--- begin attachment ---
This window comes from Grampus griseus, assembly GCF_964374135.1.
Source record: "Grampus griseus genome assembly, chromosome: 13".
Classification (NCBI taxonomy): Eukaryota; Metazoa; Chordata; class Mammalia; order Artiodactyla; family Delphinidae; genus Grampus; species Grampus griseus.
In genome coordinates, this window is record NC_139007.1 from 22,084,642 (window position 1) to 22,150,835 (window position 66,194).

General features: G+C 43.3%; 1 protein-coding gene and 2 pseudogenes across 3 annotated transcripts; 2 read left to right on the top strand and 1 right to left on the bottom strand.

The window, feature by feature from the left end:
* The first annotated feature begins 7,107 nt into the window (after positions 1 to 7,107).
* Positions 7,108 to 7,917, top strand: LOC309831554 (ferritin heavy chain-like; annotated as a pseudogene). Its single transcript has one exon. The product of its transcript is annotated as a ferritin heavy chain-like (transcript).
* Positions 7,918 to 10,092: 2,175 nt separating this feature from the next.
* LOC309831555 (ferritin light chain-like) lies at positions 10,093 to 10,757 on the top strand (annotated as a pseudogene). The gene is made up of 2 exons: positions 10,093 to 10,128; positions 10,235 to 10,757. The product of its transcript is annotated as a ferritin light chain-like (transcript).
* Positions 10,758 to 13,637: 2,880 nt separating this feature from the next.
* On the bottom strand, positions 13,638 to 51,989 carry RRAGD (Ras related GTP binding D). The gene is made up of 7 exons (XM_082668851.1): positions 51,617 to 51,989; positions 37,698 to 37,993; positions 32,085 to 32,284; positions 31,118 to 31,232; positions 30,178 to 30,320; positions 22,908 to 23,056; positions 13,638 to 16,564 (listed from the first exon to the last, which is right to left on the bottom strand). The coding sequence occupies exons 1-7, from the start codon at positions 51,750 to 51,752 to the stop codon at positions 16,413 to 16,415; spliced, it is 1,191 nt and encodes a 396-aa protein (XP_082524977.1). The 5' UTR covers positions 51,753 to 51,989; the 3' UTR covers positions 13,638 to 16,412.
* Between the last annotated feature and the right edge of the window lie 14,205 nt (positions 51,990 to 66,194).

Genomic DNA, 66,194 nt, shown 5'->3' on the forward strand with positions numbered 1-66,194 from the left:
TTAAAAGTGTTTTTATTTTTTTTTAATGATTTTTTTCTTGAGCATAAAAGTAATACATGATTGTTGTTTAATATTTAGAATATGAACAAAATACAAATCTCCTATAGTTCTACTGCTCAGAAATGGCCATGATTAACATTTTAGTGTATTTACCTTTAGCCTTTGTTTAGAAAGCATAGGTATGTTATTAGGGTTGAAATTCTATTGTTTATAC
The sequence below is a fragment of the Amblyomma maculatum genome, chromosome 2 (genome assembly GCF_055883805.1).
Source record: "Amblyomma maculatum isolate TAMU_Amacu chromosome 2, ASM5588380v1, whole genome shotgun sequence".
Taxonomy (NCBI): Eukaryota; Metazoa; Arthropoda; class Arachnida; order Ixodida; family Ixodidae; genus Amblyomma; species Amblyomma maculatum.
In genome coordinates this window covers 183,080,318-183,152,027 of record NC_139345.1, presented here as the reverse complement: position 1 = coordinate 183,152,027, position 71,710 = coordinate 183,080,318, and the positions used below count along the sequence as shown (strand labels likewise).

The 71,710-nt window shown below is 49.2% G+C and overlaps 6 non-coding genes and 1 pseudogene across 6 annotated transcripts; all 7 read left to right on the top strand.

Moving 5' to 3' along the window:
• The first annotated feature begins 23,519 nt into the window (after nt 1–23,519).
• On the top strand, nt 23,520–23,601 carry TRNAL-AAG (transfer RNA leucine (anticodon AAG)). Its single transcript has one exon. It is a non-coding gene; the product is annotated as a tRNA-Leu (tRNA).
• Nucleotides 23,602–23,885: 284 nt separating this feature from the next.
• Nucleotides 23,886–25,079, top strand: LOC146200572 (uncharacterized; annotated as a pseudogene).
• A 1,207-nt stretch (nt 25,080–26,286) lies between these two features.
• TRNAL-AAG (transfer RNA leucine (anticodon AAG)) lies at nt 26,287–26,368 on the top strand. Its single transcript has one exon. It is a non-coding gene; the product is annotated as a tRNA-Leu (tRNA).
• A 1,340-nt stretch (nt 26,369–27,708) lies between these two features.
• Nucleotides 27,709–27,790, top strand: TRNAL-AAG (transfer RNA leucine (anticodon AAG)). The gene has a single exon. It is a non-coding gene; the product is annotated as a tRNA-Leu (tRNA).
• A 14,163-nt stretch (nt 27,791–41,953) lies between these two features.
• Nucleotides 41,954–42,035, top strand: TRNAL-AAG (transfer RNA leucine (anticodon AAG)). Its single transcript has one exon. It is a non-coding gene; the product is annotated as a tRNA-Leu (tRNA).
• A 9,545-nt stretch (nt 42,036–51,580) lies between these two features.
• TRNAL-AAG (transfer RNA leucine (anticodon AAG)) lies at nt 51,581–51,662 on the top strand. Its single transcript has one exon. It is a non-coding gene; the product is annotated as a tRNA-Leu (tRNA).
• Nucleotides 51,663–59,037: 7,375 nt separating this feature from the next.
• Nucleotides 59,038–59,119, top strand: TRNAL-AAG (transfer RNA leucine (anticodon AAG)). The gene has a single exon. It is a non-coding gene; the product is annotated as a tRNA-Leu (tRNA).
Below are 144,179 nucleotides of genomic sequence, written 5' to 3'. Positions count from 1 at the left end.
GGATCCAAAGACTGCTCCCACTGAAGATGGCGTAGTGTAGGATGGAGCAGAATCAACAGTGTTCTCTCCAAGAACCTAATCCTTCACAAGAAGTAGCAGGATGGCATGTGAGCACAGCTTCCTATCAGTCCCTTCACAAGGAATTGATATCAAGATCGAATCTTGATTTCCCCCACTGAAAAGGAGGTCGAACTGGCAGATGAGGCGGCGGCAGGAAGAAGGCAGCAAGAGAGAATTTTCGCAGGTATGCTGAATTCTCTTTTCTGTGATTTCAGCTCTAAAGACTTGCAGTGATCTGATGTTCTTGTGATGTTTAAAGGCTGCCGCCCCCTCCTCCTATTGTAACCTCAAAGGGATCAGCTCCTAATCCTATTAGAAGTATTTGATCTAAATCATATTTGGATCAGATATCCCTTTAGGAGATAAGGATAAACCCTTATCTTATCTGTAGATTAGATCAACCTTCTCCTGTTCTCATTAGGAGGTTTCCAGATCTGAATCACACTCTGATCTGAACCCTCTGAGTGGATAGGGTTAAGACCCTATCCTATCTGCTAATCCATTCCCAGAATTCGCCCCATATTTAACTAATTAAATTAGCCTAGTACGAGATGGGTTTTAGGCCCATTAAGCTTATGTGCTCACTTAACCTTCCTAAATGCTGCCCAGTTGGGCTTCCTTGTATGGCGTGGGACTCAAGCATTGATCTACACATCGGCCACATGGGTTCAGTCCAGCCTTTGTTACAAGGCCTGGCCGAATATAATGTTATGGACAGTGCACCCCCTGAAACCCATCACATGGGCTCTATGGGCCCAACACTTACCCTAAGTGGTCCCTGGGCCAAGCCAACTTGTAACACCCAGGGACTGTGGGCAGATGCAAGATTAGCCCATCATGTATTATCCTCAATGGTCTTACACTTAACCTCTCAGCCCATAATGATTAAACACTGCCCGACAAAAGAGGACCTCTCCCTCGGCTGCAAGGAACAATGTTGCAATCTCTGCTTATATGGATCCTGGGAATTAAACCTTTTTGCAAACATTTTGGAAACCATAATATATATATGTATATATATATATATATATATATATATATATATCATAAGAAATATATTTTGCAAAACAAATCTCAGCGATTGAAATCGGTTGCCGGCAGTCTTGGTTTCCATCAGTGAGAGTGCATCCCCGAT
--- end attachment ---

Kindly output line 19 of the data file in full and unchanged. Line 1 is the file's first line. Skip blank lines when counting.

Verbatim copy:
In genome coordinates this window covers 183,080,318-183,152,027 of record NC_139345.1, presented here as the reverse complement: position 1 = coordinate 183,152,027, position 71,710 = coordinate 183,080,318, and the positions used below count along the sequence as shown (strand labels likewise).